Religion is a compulsory subject at the primary and secondary levels in public and private schools. Parents may elect to have their children study Buddhism, Islam, Hinduism, or Christianity, provided enough demand (at least 15 students) exists within the school for the chosen subject. Students may not opt out of religious instruction even if instruction in their religion of choice is not available, or if they do not choose any religion. All schools teaching the Sri Lankan Ordinary Level syllabus, including private schools founded by religious organizations, must use the Ministry of Education curriculum on religion, which covers the four main religions and is compulsory for the General Certificate Education Ordinary Level exams (equivalent to U.S. grade 10). International schools not following the Sri Lankan Ordinary Level syllabus are not required to teach religious studies.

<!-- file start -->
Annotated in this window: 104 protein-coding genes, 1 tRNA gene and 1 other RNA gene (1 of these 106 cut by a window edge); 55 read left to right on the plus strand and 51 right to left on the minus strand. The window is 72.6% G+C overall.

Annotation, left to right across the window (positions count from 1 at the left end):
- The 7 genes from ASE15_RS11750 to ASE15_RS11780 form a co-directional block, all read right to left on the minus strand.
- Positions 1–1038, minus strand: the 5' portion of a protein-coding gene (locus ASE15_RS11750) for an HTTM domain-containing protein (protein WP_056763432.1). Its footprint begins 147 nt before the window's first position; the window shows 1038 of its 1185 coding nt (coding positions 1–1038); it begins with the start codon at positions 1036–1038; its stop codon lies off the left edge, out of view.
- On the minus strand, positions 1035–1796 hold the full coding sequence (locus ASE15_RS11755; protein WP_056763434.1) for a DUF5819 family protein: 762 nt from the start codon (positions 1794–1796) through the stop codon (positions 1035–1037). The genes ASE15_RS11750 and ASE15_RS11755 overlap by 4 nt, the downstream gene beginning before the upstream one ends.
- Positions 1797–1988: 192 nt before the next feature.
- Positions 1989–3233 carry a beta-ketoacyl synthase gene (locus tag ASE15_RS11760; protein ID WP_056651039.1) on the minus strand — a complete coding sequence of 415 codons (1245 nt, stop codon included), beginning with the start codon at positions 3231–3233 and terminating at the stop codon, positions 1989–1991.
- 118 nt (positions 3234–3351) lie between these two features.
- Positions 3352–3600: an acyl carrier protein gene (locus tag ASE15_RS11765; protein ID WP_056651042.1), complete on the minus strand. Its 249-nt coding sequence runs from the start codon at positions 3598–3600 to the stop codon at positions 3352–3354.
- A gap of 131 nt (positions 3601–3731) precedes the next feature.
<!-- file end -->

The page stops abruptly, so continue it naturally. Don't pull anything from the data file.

Matters related to family law, including divorce, child custody, and property inheritance, are adjudicated either under customary law of the ethnic or religious group in question or under the country’s civil law. According to the 1951 Muslim Marriage and Divorce Act, Islamic personal law governs marriages and divorces of Muslims, while civil law applies to most property rights. In the Northern Province, civil law governs marriages, while the Thesawalamai (Tamil customary law) often governs the division of property. For some Sinhalese, Kandyan personal law (based on the traditions of the Sinhalese Kandyan kingdom that proceeded British colonial rule) governs civil matters, such as inheritance issues, and works within the caste system. Civil law governs most marriages of Sinhalese and Tamils of various religions, including mixed marriages or those of individuals who state no religious affiliation. Religious community members report practices vary by region, and numerous exceptions exist.